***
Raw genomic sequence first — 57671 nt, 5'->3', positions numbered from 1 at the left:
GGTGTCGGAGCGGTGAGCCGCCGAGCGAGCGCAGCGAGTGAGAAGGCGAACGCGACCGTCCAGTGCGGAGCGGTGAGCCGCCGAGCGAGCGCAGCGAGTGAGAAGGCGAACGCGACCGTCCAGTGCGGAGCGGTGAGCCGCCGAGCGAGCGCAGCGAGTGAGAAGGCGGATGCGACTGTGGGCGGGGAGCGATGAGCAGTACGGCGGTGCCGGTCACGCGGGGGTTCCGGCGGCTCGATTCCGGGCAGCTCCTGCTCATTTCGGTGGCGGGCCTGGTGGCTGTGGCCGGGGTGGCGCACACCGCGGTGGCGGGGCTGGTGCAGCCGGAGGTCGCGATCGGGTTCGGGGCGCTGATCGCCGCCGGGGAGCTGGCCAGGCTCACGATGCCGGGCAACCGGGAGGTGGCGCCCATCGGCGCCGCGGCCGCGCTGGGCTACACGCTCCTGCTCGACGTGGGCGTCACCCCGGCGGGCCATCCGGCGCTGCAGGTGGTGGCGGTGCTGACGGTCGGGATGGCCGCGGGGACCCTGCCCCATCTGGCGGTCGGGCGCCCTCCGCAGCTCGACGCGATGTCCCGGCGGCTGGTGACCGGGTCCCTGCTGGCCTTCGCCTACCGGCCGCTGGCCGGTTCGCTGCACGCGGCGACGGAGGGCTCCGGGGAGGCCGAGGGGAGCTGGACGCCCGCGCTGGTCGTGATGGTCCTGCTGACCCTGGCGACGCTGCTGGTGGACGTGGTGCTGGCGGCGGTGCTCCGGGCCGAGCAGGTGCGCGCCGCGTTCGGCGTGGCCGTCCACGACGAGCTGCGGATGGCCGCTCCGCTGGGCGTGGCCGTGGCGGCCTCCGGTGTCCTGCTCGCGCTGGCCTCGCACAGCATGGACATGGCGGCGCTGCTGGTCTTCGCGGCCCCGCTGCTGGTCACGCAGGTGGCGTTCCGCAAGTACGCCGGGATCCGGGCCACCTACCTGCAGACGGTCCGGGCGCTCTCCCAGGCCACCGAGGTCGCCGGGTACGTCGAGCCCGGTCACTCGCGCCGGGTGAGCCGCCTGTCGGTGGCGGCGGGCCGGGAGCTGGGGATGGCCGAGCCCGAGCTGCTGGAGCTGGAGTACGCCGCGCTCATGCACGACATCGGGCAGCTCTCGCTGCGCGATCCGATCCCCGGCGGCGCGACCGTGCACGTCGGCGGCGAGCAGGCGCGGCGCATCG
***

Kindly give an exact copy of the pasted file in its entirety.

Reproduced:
Raw genomic sequence first — 57671 nt, 5'->3', positions numbered from 1 at the left:
GGTGTCGGAGCGGTGAGCCGCCGAGCGAGCGCAGCGAGTGAGAAGGCGAACGCGACCGTCCAGTGCGGAGCGGTGAGCCGCCGAGCGAGCGCAGCGAGTGAGAAGGCGAACGCGACCGTCCAGTGCGGAGCGGTGAGCCGCCGAGCGAGCGCAGCGAGTGAGAAGGCGGATGCGACTGTGGGCGGGGAGCGATGAGCAGTACGGCGGTGCCGGTCACGCGGGGGTTCCGGCGGCTCGATTCCGGGCAGCTCCTGCTCATTTCGGTGGCGGGCCTGGTGGCTGTGGCCGGGGTGGCGCACACCGCGGTGGCGGGGCTGGTGCAGCCGGAGGTCGCGATCGGGTTCGGGGCGCTGATCGCCGCCGGGGAGCTGGCCAGGCTCACGATGCCGGGCAACCGGGAGGTGGCGCCCATCGGCGCCGCGGCCGCGCTGGGCTACACGCTCCTGCTCGACGTGGGCGTCACCCCGGCGGGCCATCCGGCGCTGCAGGTGGTGGCGGTGCTGACGGTCGGGATGGCCGCGGGGACCCTGCCCCATCTGGCGGTCGGGCGCCCTCCGCAGCTCGACGCGATGTCCCGGCGGCTGGTGACCGGGTCCCTGCTGGCCTTCGCCTACCGGCCGCTGGCCGGTTCGCTGCACGCGGCGACGGAGGGCTCCGGGGAGGCCGAGGGGAGCTGGACGCCCGCGCTGGTCGTGATGGTCCTGCTGACCCTGGCGACGCTGCTGGTGGACGTGGTGCTGGCGGCGGTGCTCCGGGCCGAGCAGGTGCGCGCCGCGTTCGGCGTGGCCGTCCACGACGAGCTGCGGATGGCCGCTCCGCTGGGCGTGGCCGTGGCGGCCTCCGGTGTCCTGCTCGCGCTGGCCTCGCACAGCATGGACATGGCGGCGCTGCTGGTCTTCGCGGCCCCGCTGCTGGTCACGCAGGTGGCGTTCCGCAAGTACGCCGGGATCCGGGCCACCTACCTGCAGACGGTCCGGGCGCTCTCCCAGGCCACCGAGGTCGCCGGGTACGTCGAGCCCGGTCACTCGCGCCGGGTGAGCCGCCTGTCGGTGGCGGCGGGCCGGGAGCTGGGGATGGCCGAGCCCGAGCTGCTGGAGCTGGAGTACGCCGCGCTCATGCACGACATCGGGCAGCTCTCGCTGCGCGATCCGATCCCCGGCGGCGCGACCGTGCACGTCGGCGGCGAGCAGGCGCGGCGCATCG